As the summer solstice was last night (23:59 20 June 2008 UTC; 7:59 pm EDT on the 20th locally), today, the twenty-first of June, is the first full day of summer in Earth's northern hemisphere. And a few days earlier, on the 18th, the Moon was full.
So have you seen it lately? The full or near-full moon, that is? The full moon rises around sunset, and it's usually pretty noticeable.
You may not have. As noted above, we're near extrema of both the Sun and Moon. The Sun at the summer solstice is as high as it gets in the sky. The full Moon's path in the sky is about as low as it gets -- the full Moon's path is, in a rough sense, out of phase with the Sun's. (I'm not going to get into why this is, but please do note that I say "full" here.) And with the full Moon's path being so low, it's also much shifted to the south.
You've probably noticed the other side of this phenomenon. Think of full moons you've seen when it's getting cold -- say late fall and early winter: November, December, and January. They were way up high in the sky, weren't they? And the Sun's path is very low, which is why it's locally -- hemispherically, in a sense -- cold then.
If you'd like to look for the moon, now a few days past full, Weather Underground's Durham, N.C. information gives a local rising time tonight of 10:57 pm. That's on an artificial horizon with no hills or trees. It's also south of southeast -- way farther south than we're used to. Depending on your horizon to the southeast, it may be midnight or later before you see the moon come up.
Today, 5 January 2008, is the day of latest sunrise for most people living in Earth's northern hemisphere. The days have been getting longer since the winter solstice, because the time of sunset has been getting later faster than the sunrise has been getting later. But starting today, the sun rises earlier. The sequence of days of interest near the winter solstice is: day of earliest sunset, winter solstice, perihelion, day of latest sunrise.
Interestingly, the oddity of these days not occurring when we think they should is a partially artificial problem: If we defined noon as the time when the sun is highest in the sky, latest sunset and earliest sunrise would occur on the solstice.
Today, 3 Jan 2008, is the day of perihelion for the Earth: the day the Earth is closest to the Sun. Earth's orbit is so close to circular that perihelion and aphelion (and their concomitant changes in insolation) have no apparent effect on the Earth's weather.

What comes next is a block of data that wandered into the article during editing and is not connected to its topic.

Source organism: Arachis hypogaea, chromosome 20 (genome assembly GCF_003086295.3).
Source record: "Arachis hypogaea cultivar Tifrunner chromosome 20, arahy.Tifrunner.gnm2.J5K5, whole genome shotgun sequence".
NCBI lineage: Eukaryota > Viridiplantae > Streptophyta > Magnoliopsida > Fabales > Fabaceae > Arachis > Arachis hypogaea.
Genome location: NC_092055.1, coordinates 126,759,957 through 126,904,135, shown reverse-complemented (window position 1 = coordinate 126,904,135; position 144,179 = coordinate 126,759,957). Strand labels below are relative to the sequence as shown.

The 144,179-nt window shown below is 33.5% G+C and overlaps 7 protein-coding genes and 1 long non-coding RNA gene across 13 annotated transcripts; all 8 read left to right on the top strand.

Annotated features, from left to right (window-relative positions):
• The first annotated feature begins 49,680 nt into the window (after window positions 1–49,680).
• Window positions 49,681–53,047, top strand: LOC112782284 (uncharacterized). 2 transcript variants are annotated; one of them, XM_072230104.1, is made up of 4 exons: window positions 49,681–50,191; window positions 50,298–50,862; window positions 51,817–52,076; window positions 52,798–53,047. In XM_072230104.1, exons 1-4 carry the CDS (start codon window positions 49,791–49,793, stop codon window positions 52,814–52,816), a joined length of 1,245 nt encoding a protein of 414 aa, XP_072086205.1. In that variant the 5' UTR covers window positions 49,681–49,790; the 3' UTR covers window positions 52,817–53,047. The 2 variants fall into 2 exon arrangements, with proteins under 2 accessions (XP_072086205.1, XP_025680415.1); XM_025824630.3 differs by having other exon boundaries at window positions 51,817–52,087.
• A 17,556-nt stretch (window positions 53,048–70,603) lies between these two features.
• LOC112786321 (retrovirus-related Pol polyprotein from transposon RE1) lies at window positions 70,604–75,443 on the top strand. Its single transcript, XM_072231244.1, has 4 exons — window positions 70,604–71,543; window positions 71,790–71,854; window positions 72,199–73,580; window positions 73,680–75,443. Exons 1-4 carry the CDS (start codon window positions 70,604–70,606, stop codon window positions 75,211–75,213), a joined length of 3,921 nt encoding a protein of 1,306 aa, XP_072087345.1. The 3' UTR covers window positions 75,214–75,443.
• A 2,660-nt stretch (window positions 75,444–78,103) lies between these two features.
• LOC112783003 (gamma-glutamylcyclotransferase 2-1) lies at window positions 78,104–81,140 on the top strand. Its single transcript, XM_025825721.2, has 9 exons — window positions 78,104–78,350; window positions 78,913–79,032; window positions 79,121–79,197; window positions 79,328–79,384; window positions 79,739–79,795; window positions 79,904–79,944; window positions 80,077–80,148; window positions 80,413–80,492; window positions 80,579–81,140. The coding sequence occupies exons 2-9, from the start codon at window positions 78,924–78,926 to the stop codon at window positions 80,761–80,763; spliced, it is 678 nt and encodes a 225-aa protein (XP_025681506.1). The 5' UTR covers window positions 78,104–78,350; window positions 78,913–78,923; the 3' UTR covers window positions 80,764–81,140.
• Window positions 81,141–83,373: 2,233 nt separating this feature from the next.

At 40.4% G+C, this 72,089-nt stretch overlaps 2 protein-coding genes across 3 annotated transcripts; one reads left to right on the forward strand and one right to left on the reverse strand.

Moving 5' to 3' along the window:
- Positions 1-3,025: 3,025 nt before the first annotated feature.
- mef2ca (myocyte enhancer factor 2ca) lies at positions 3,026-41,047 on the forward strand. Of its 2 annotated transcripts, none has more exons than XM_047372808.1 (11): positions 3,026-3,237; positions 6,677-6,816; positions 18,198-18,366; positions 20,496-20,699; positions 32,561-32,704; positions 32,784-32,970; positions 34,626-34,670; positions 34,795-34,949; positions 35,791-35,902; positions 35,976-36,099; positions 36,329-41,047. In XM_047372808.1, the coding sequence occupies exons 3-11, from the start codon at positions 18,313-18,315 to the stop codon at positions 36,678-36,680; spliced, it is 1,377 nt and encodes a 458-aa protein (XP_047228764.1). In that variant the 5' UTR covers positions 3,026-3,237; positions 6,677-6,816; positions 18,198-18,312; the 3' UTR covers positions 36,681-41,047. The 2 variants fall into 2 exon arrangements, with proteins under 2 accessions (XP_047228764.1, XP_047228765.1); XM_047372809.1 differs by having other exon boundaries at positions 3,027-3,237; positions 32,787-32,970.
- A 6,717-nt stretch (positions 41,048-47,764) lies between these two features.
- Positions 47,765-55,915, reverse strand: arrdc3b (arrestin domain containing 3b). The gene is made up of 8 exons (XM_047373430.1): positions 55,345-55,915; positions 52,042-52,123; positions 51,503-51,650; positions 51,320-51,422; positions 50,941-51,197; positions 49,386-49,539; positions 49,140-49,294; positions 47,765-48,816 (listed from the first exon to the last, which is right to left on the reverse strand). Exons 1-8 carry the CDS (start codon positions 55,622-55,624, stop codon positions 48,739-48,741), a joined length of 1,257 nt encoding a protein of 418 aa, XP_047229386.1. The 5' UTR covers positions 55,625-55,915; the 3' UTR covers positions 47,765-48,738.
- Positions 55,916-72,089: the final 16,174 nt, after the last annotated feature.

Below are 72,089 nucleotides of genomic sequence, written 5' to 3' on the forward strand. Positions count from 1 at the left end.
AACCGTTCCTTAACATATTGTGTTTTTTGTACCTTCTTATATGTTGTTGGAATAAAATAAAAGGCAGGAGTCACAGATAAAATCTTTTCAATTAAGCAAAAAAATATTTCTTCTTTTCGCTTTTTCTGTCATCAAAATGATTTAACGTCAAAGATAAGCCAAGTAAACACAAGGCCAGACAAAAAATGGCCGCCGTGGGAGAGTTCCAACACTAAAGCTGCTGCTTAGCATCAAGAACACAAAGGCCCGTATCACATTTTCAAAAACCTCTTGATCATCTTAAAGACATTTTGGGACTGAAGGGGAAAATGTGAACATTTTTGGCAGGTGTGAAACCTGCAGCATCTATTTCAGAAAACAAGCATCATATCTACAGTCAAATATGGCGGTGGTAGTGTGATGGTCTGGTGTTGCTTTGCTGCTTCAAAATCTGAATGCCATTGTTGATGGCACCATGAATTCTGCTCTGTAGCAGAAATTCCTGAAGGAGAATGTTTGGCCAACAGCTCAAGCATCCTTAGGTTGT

The winter solstice is tonight, at approximately 1:10 am EST 22 December (6:10 am UDT 22 December 2008). That will make tonight the longest night of the year. The solstice marks the beginning of winter. The Sun will trace its lowest paths through the sky today and tomorrow. The days will start to lengthen after the solstice, becoming equal length with night on the first day of spring. They will continue to lengthen until the summer solstice, when nights are at their shortest.
The solstice occurs at a particular instant: at the time when the Earth reaches a particular point in its orbit. So for our friends on the U.S. west coast, the solstice actually happens on the 21st, at 10:10 pm PST.
Today, December 7th, is the day of earliest sunset for virtually everyone in the Northern hemisphere. You'd think that would coincide with the Winter Solstice and concomitant shortest day, but because of asymmetries in the earth's orbit, it doesn't.
The days will continue to get shorter until the Solstice, which this year is on 22 December at 1:10 UTC (22 December, 6:10 am EST). After the Solstice, the days will start to lengthen, but the sun continues to rise slightly later each day until about the 5th of January. 5 January is approximately the date of latest sunrise. After then the sun starts to rise earlier each day.
This and other useless trivia are on my Google-based Anti-Calendar. There's a button in the sidebar for the Anti-Calendar in the "Stuff" section. You can use that to add the Anti-Calendar to your set of Google calendars if you want. Or you can view a less interesting version of it directly.
And, for some bizarre reason, I know four people who have birthdays today. Happy birthday to three of them.
The autumnal equinox is tomorrow -- Sunday -- at approximately 5:54 am EDT (23 September 9:54 UT). Summer will be over, and fall (or autumn, as the folks across the pond would say) will begin. Day and night will be of approximately equal length on that day.
The moon will be full on Wednesday, the 26th; by most folks' reckoning, that full moon will be the Harvest Moon. I hope to get up a post about moon names by then, but I've been trying to get one up for a couple months, and haven't done it yet. We'll see.